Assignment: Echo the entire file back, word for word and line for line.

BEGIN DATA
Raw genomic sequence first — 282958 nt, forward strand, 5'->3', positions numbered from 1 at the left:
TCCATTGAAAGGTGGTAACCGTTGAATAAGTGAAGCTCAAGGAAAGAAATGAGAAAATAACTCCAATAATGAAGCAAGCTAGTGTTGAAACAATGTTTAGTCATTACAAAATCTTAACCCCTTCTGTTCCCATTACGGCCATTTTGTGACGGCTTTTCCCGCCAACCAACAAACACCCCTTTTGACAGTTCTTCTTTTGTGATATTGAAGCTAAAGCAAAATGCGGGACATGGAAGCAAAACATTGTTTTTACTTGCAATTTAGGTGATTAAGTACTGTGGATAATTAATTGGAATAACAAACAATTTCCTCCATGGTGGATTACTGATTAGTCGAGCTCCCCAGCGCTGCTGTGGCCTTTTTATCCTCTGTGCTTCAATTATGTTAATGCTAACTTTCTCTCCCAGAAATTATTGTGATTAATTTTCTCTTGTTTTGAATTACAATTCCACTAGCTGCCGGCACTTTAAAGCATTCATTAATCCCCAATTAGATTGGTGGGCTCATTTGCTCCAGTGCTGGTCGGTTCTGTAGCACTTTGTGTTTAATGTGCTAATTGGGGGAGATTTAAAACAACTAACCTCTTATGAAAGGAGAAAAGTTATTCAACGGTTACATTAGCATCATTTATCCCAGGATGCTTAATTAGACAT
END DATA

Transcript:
Raw genomic sequence first — 282958 nt, forward strand, 5'->3', positions numbered from 1 at the left:
TCCATTGAAAGGTGGTAACCGTTGAATAAGTGAAGCTCAAGGAAAGAAATGAGAAAATAACTCCAATAATGAAGCAAGCTAGTGTTGAAACAATGTTTAGTCATTACAAAATCTTAACCCCTTCTGTTCCCATTACGGCCATTTTGTGACGGCTTTTCCCGCCAACCAACAAACACCCCTTTTGACAGTTCTTCTTTTGTGATATTGAAGCTAAAGCAAAATGCGGGACATGGAAGCAAAACATTGTTTTTACTTGCAATTTAGGTGATTAAGTACTGTGGATAATTAATTGGAATAACAAACAATTTCCTCCATGGTGGATTACTGATTAGTCGAGCTCCCCAGCGCTGCTGTGGCCTTTTTATCCTCTGTGCTTCAATTATGTTAATGCTAACTTTCTCTCCCAGAAATTATTGTGATTAATTTTCTCTTGTTTTGAATTACAATTCCACTAGCTGCCGGCACTTTAAAGCATTCATTAATCCCCAATTAGATTGGTGGGCTCATTTGCTCCAGTGCTGGTCGGTTCTGTAGCACTTTGTGTTTAATGTGCTAATTGGGGGAGATTTAAAACAACTAACCTCTTATGAAAGGAGAAAAGTTATTCAACGGTTACATTAGCATCATTTATCCCAGGATGCTTAATTAGACAT